I'd never had fresh mozzarella at that point in my life, and it was a total revelation. It was served as a part of an excellent shellfish and salmon Christmas Eve dinner, and my friend's family were Catholics. After my first bite of mozzarella, I ignorantly exclaimed in halting Italian, "It tastes like flesh!" Highly amusing, if not a little offensive to the more pious of the party that evening...

                              1. re: amyzan
                                Karl S Aug 26, 2007 03:35 AM

                                Well, it tastes even better shredded by hand than sliced. The ability of the tongue to capture the flavor is much enhanced in that form; because this type of cheese is a hand-gathered cheese, it is stringy by nature.

                                1. re: Karl S
                                  amyzan Aug 26, 2007 07:16 AM

                                  Well, sure. I was just sharing my experience, that's all.

                                  1. re: amyzan
                                    Gooseberry Aug 26, 2007 12:38 PM

                                    I liked the story. It brought back many memories of my either ignorant or unknowing errors in Italian. I remember an Italian friend patiently explaining to me using mimickry the difference between papà, papa, pappa: father, Pope and porridge OR 'pimp daddy'. I unfortunately was confusing Pope and pimp daddy at the time...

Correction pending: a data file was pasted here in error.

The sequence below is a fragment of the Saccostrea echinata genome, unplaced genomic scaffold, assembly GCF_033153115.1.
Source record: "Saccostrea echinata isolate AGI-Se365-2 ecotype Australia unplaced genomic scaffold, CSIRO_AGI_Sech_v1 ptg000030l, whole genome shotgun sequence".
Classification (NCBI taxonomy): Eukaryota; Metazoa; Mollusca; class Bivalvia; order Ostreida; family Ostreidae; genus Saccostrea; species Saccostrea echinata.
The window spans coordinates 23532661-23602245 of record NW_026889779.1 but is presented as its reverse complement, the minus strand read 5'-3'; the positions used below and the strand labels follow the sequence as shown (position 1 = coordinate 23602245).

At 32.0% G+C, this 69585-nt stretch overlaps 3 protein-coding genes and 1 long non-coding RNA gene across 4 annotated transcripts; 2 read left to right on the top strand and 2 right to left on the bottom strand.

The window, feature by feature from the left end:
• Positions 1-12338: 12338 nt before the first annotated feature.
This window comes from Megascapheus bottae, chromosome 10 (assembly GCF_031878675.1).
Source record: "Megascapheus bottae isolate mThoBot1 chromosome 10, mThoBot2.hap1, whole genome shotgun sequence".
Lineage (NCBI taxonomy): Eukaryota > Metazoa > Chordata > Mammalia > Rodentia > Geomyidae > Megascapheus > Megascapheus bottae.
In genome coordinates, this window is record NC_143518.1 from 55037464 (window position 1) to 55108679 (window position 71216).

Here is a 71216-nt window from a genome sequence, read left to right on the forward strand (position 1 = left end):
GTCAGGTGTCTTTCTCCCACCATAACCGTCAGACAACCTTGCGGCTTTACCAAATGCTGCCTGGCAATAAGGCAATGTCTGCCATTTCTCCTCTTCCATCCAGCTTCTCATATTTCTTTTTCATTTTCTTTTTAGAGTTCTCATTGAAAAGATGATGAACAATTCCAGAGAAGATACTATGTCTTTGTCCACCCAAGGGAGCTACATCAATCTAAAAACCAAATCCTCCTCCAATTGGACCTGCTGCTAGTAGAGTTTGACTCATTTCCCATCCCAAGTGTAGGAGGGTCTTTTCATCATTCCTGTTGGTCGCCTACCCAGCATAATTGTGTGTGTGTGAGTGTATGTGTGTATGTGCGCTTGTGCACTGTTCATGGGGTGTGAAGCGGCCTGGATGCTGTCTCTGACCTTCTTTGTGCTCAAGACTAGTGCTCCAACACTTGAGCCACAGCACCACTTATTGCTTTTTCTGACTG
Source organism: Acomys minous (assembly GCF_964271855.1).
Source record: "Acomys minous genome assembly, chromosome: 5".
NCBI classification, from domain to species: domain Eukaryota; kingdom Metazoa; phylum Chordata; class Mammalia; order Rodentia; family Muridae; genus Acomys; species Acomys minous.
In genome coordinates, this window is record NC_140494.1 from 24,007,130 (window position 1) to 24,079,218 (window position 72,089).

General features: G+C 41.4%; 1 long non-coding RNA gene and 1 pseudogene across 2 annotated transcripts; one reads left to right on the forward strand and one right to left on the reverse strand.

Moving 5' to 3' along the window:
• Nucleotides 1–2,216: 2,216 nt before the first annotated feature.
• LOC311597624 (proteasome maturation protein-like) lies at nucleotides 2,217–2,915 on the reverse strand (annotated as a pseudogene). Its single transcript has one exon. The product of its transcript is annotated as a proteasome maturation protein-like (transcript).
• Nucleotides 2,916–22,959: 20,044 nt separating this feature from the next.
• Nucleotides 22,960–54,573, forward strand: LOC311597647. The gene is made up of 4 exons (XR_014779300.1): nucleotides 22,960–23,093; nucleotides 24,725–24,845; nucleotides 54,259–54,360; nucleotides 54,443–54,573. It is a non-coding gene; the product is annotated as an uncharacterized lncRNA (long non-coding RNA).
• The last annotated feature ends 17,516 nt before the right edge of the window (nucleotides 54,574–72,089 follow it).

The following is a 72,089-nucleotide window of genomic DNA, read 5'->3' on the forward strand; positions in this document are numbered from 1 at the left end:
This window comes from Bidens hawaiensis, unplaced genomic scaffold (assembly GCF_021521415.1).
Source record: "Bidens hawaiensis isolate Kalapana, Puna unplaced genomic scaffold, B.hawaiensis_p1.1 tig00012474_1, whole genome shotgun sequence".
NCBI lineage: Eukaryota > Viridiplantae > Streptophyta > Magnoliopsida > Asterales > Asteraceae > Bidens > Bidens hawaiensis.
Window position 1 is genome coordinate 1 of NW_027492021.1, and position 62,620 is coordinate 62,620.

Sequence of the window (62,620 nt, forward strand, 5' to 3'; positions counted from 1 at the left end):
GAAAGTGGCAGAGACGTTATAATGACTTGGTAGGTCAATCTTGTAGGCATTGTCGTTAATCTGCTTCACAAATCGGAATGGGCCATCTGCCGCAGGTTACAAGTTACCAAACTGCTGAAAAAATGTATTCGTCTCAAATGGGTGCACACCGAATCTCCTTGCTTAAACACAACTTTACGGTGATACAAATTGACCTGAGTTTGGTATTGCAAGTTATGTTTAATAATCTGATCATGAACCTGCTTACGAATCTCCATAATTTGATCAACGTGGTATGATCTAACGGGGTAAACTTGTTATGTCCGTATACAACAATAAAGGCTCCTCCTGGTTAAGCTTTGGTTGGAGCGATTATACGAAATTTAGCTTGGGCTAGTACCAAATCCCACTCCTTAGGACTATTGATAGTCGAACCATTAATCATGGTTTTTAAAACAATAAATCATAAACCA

But I digress. More to the point regarding mozzarella, every Italian believes that his or her way is the right way. So slicing it is obviously your friends' authentic version; most of my Italian friends believed it was more authentic (and perhaps luxurious - mozzarella is expensive!) to leave it whole, or shred it by hand for salads. To each his or her own.

                        2. g
                          GG Mora Aug 22, 2007 11:35 AM

                          I use a very sharp knife with a very long blade – a meat slicer, to be exact – and I draw the blade towards me in a long, firm stroke, then reposition and draw it towards me again...so I'm only slicing in one direction. I also rotate the ball a quarter turn between slices. Works like a charm.

                          1. c
                            cheesemonger Aug 22, 2007 01:03 PM

                            boning knifes work, but if you have a wire that'd be best. Or dental floss.

                            But what I use is one of those egg-slicer deals- with the many wires? I cut the mozz ball in half, since it's too big to fit on there and the ends will squish, and place on the egg slicer, then bring down the tire, and voila- 7-8 beautiful slices of mozz.

                            8 Replies
                            1. re: cheesemonger
                              debit Aug 22, 2007 01:27 PM